When Napa High School senior Kyle Trudelle began his art project – a mural depicting steps leading to a castle in the clouds – he didn’t imagine some students would start a petition to stop him for violating the separation of church and state or school officials would order him to put down his brush while district lawyers reviewed the matter – particularly since there was already an adjacent mural depicting Our Lady of Guadalupe, an important religious figure to Catholics and the large portion of the student body of Mexican decent.

Kyle, an easy going but outspoken Christian who carries his Bible to school each day and has earned the nickname ‘Pastor K’ for sharing his faith, says he had gotten used to frequent criticism thrown at him for his beliefs.

“It comes with the territory,” he told the Napa Valley Register. “If you stand up for what you believe in, you will be persecuted.”

When two of his critics started a petition to stop his mural, complaining it looked too much like heaven and blurred the boundary between church and state, Kyle good-naturedly agreed to change it, even as the petitioners dismissed comparisons to the adjacent religious painting, saying that image was one of many in a mural about Hispanic heritage.

Not wanting to offend, he announced he would move the castle from the clouds to the ground, replacing it with a sunspot. His decision to revise his work was applauded by Barbara Franco, the principal of Napa High, calling it a testament to the maturity of the school’s students. “It doesn’t get much better than that,” she said.

The stairway could have been leading anywhere, says Kyle, noting that his painting didn’t include overtly religious imagery like a cross. “It’s not a religious thing. It’s more of a spiritual thing.”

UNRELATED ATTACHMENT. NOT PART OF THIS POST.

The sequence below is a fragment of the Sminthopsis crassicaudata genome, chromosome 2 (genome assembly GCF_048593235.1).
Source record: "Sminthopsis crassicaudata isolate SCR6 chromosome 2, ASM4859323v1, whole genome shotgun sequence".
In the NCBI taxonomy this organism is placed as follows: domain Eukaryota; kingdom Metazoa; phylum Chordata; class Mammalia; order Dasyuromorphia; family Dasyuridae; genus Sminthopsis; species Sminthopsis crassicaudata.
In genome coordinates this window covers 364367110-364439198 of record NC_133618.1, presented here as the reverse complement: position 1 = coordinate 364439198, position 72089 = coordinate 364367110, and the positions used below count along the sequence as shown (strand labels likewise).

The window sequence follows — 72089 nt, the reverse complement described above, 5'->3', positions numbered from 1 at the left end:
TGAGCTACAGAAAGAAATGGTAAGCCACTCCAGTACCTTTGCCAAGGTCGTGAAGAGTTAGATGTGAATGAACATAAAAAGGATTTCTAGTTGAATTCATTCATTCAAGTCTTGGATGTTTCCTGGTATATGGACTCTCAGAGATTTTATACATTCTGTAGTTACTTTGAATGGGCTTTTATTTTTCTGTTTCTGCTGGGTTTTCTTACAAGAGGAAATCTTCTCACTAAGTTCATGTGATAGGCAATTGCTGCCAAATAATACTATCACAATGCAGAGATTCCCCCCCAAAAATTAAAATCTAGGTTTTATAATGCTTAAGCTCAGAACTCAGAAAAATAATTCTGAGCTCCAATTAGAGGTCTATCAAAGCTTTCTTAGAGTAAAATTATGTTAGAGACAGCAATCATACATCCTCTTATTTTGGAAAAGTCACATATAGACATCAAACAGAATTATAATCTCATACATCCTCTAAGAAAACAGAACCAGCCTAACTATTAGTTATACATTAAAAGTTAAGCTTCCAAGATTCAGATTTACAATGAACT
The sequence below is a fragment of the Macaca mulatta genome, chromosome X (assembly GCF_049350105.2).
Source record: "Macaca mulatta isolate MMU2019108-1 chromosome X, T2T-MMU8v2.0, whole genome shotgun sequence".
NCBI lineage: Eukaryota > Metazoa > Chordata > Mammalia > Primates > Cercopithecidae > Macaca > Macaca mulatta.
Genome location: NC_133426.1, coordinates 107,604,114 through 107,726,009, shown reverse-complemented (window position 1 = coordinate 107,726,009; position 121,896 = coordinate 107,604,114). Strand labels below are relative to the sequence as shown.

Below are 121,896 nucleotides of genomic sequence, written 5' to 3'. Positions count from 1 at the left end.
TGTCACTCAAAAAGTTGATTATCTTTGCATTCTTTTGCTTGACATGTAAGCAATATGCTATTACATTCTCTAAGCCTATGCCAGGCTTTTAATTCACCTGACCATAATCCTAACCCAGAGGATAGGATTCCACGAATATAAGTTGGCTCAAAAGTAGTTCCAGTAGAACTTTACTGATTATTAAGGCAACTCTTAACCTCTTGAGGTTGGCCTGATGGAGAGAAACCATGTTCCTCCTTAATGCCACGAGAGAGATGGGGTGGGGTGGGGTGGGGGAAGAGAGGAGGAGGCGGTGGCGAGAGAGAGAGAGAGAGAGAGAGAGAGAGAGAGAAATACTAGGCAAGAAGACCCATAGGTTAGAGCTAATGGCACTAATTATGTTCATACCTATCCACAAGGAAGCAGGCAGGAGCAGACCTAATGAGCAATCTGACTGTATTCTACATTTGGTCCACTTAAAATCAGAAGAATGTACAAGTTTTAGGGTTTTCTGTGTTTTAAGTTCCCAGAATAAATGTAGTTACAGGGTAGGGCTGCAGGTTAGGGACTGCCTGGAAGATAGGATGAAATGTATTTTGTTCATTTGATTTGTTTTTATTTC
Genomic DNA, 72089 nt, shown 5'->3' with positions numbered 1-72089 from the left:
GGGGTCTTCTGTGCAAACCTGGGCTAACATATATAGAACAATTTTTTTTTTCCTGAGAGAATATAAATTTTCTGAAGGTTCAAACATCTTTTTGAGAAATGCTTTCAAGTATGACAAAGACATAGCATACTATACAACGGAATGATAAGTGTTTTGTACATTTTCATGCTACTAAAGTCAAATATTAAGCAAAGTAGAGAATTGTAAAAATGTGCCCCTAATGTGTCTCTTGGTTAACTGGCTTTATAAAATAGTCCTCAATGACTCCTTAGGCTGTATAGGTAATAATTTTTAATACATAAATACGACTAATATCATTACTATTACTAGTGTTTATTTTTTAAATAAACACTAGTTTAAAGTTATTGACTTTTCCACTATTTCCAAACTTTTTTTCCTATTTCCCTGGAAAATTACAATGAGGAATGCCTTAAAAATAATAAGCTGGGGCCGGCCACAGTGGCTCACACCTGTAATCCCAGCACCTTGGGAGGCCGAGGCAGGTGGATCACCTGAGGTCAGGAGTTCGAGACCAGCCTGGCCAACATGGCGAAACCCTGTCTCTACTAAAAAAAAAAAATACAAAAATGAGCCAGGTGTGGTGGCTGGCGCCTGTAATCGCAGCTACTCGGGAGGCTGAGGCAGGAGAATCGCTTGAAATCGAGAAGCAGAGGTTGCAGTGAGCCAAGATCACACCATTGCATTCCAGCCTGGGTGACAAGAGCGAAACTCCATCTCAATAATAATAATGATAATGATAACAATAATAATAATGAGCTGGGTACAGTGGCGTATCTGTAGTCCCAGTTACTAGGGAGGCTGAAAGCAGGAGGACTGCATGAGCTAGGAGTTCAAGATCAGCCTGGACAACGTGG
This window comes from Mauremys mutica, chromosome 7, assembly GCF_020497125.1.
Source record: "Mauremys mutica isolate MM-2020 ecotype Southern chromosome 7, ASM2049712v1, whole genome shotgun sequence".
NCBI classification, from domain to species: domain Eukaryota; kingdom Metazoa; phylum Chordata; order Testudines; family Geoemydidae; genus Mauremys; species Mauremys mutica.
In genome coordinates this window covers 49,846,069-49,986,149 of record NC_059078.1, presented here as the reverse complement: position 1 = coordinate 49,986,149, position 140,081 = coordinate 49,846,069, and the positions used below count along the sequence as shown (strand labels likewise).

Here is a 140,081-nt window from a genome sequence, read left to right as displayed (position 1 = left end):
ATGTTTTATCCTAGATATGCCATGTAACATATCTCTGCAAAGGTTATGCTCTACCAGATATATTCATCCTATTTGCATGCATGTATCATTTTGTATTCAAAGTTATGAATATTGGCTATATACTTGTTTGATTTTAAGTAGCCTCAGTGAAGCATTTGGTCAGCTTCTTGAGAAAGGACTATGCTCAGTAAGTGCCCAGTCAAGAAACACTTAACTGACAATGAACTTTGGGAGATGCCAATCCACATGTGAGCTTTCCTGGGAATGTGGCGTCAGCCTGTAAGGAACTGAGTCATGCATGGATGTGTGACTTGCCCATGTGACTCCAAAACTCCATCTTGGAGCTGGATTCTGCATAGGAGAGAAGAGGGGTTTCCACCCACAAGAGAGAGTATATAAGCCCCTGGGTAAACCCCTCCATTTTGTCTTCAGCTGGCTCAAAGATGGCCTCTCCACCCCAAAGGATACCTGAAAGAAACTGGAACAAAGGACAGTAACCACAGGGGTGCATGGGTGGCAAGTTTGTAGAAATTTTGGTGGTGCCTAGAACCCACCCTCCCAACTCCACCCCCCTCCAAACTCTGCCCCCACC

His mother agrees. “It’s not like it’s the face of Jesus. It’s nothing more than a pathway to a nice, beautiful, glorious place that could be anything,” says Laurie Trudelle, wondering if people would complain if her son had intended the painting to reference Led Zeppelin’s “Stairway to Heaven.”

That’s where matters stood a week ago, but a bit of mulling on Kyle’s part, an order to stop painting by the principal, some national publicity and a telephone call from Gibbs Law Firm in Florida, whose attorneys represented the parents of Terri Schiavo in their fight to save their daughter from court-imposed starvation, changed everything.

Kyle’s not backing down. He wants to stand up for the rights of Christians in public schools and finish his painting his way. “It didn’t sit well with me that I was changing it,” he says.

In a letter to Napa High, Kyle’s lawyer urged the school to let him compete his work, arguing that making him change it would constitute discrimination, given the existing painting of the Virgin Mary already on the same wall.

“Kyle is incapable of violating the Establishment Clause because he is not an employee or agent of Napa High School,” the attorney wrote. “Instead, he is the Napa High School’s client or ‘customer.’ As such, he has the right to religious speech in a government school that principals and teachers do not have.”

Kyle hopes he gets to add the finishing touches before graduation on Thursday. He wants to add a final message: “Before leaving high school and entering this fantasy land, note that all controversy ends and is to be interpreted any way desired.”

For his part, art teacher, Chuck Svendsen who assigned the project, would like to see the whole matter brought to closure: “It was intended to be a work of art, and visually interpreted as work of art, not as political position or a religious position.”

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